nep-lam New Economics Papers
on Central and South America
Issue of 2021‒06‒21
four papers chosen by
Maximo Rossi
Universidad de la República

  1. Universal Basic Income Programs: How Much Would Taxes Need to Rise? Evidence for Brazil, Chile, India, Russia, and South Africa By Ali Enami; Ugo Gentilini; Patricio Larroulet; Nora Lustig; Emma Monsalve; Siyu Quan; Jamele Rigolini
  2. Poverty traps and affluence shields: modelling the persistence of income position in Chile By Prieto Suarez, Joaquin
  3. How does market competition affect firm innovation incentives in emerging countries? Evidence from Latin American firms. By Benavente, Jose Miguel; Zuniga, Pluvia
  4. La Protección Social Durante La Pandemia: Los Casos de Argentina, Brasil, Colombia y México By Merike Blofield; Nora Lustig; Mart Trasberg

  1. By: Ali Enami (University of Akron); Ugo Gentilini (World Bank); Patricio Larroulet (Tulane University); Nora Lustig (Tulane University); Emma Monsalve (World Bank); Siyu Quan (Tulane University); Jamele Rigolini (World Bank)
    Abstract: Using microsimulations this paper analyzes the poverty and tax implications of replacing current transfers and subsidies by a budget-neutral (no change in the fiscal deficit) universal basic income program (UBI) in Brazil, Chile, India, Russia, and South Africa. We consider three UBI transfers with increasing levels of generosity and identify scenarios in which the poor are no worse off than in the baseline scenario of existing social transfers. We find that for poverty levels not to increase under a UBI reform, the level of spending must increase substantially with respect to the baseline. Accordingly, the required increase in tax burdens is high throughout. In our five countries and scenarios, the least increase in taxes required to avoid poverty to be higher than in the baseline is around 25% (Brazil and Chile). Even at this lower rate, political resistance and efficiency costscould limit the feasibility of a UBI reform.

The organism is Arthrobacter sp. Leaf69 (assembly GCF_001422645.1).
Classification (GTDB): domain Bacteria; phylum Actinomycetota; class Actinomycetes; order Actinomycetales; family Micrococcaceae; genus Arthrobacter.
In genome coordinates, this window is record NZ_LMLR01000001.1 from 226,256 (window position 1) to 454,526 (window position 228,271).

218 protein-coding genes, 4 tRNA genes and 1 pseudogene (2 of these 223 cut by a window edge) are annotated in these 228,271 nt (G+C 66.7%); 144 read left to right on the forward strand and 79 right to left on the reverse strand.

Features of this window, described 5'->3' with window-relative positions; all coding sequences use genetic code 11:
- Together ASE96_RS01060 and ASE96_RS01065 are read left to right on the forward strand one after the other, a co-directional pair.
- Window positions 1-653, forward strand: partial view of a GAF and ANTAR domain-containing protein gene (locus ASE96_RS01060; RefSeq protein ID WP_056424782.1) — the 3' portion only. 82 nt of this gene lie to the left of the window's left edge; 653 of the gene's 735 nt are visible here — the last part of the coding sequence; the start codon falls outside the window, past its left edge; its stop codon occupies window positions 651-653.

Keywords: Universal basic income, microsimulation, inequality, poverty, tax incidence
    JEL: H22 H31 H55 I32 D63
    Date: 2021–06
    URL: http://d.repec.org/n?u=RePEc:inq:inqwps:ecineq2021-582&r=
  2. By: Prieto Suarez, Joaquin
    Abstract: I propose analysing the dynamics of income positions using dynamic panel ordered probit models. I disentangle, simultaneously, the roles of state dependence and heterogeneity (observed and non-observed) in explaining income position persistence, such as poverty persistence and affluence persistence. I apply my approach to Chile exploiting longitudinal data from the P-CASEN 2006–2009. First, I find that income position mobility at the bottom and the top of the income distribution is much higher than the expected, showing signs of high economic insecurity. Second, the observable individual characteristics have a much stronger impact than true state dependence to explain individuals’ current income position in the income distribution extremes.
    Keywords: longitudinal data; poverty persistence; affluence persistence; income mobility; Chile; Latin America
    JEL: D31 D63 I32
    Date: 2021–05
    URL: http://d.repec.org/n?u=RePEc:ehl:lserod:110719&r=
  3. By: Benavente, Jose Miguel (Inter-American Development Bank (IADB)); Zuniga, Pluvia (UNU-MERIT)